Note:  Do not rely on this information. It is very old.

Constantde Rebecque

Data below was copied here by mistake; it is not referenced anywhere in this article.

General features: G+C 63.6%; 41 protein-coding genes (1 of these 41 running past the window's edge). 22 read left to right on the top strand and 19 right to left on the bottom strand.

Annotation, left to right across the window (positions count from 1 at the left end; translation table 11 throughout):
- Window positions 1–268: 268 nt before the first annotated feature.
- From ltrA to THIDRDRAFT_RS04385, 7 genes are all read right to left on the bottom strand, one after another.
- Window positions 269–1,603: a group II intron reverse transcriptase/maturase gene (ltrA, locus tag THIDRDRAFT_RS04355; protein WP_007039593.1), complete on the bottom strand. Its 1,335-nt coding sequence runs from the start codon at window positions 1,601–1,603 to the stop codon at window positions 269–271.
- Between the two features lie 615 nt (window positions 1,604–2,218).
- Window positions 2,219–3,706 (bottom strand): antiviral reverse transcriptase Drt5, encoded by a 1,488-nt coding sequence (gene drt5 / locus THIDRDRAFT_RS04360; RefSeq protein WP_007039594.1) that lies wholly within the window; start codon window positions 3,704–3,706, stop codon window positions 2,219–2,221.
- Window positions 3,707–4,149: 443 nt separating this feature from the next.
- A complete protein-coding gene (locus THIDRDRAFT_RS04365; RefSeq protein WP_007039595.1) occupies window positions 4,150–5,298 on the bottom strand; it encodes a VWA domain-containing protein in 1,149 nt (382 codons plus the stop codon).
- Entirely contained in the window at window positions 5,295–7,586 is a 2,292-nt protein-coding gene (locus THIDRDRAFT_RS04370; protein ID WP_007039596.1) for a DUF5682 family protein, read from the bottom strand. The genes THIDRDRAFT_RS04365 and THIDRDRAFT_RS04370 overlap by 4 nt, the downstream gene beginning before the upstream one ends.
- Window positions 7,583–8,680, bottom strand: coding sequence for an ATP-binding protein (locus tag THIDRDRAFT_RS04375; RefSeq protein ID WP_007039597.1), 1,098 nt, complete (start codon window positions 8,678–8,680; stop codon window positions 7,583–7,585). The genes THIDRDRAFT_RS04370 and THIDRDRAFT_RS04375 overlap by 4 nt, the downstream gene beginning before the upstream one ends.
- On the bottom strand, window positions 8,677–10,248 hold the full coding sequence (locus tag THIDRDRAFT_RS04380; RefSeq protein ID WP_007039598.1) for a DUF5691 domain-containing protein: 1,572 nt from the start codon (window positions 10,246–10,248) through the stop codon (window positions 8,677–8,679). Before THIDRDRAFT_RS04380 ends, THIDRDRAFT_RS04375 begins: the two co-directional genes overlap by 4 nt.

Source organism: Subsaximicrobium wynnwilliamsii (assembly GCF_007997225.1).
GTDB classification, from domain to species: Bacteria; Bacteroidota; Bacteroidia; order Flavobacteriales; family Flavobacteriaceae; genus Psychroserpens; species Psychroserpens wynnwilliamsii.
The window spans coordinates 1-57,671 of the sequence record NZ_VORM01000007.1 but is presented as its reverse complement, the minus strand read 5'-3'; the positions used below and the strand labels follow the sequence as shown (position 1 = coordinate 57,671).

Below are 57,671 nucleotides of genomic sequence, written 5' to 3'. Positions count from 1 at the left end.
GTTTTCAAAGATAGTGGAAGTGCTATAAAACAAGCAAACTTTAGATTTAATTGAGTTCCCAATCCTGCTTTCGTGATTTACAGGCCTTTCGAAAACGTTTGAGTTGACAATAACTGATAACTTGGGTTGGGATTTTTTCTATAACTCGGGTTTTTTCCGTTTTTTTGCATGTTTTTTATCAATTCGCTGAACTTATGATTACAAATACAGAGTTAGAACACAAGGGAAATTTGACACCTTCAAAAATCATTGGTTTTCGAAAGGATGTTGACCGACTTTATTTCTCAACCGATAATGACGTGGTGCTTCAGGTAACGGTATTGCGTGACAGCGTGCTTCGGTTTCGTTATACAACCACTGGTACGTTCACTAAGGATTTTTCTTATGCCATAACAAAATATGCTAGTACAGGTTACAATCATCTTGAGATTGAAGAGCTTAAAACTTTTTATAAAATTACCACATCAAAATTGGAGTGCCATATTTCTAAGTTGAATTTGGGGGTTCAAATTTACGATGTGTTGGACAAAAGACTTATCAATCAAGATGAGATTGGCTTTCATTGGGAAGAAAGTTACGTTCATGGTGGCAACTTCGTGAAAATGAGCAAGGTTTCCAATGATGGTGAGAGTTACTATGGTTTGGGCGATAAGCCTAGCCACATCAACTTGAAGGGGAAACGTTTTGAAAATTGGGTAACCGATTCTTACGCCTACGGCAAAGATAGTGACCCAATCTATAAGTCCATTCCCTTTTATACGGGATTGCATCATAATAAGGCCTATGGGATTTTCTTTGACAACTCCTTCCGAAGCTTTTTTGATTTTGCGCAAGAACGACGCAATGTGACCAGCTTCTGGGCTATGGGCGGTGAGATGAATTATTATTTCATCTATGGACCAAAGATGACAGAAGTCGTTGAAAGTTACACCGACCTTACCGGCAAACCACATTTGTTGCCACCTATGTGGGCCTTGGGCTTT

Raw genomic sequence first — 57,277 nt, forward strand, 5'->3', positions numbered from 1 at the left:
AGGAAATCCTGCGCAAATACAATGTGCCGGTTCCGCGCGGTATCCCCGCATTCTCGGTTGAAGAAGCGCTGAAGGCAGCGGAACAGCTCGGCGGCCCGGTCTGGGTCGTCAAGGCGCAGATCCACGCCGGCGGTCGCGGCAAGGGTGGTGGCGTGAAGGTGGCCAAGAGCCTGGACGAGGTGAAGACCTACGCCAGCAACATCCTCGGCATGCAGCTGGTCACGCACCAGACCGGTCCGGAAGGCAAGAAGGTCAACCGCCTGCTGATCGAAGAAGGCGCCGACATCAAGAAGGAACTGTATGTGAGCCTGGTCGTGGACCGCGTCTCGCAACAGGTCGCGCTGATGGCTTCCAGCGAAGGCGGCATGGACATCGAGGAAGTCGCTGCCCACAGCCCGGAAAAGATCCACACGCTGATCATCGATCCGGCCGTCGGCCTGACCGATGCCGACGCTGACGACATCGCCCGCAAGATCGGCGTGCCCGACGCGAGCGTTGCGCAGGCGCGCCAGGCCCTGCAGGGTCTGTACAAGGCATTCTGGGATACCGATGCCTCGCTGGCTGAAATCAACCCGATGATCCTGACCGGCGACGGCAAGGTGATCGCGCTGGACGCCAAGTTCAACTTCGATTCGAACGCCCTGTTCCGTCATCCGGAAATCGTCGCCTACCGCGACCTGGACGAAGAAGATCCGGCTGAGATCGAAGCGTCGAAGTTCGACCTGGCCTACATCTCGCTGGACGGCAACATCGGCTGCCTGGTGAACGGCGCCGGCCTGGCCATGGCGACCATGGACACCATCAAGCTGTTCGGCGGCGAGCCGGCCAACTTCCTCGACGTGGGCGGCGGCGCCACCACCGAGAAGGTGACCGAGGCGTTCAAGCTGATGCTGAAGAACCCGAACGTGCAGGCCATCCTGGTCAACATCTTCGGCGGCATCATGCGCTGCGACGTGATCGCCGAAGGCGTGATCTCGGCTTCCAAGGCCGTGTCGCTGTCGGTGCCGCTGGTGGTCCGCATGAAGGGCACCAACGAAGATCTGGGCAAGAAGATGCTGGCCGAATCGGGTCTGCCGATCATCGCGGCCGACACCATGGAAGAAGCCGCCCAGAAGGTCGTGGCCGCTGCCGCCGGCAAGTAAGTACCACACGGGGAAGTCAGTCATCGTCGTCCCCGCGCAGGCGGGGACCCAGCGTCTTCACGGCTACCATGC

Constant de Rebecque, Henri Benjamin, was born of French Protestant parents at Lausanne in 1757. He studied at Oxford, Erlangen, and Edinburgh, making at the latter University the friendship of Erskine and Mackintosh. Going to Paris before the Revolution he allied himself with the chief liberal thinkers, and in 1795 settled down there as a supporter in the Assembly and in the press of moderate republicanism. Napoleon expelled him at the same time as his friend Madame de Stael in 1802, and he then found shelter at Weimar, where he enjoyed the society of Goethe and Schiller, translated Wallenstein, and wrote his romance Adolphe. The fall of the Empire brought him back to Paris, where he somewhat inconsistently supported the Bourbons at first, gave in his adhesion to Napoleon during the Hundred Days, and then yielded his allegiance to the restored king in 1815. Constant was in fact prepared to support a constitutional government under any leader, and to advocacy of his moderate views he devoted the rest of his life. Opposed to the reactionary policy of Charles X., he warmly approved of the offer of the throne to Louis Philippe, and became the president of the council, but died in 1830 immediately after the change of dynasty. His greatest work, On Religion, considered in its Source, its Forms, and its Developments, is a philosophical attempt to trace the various phases that religious sentiment has passed through in the history of mankind. It shows no open hostility to Christianity, but repudiates the supernatural in all creeds alike. His various political writings are summed up in his Cours de Politique Constitutionelle. As a debater and a talker he outshone most of his contemporaries. Many of his speeches, pamphlets, and letters have been published posthumously.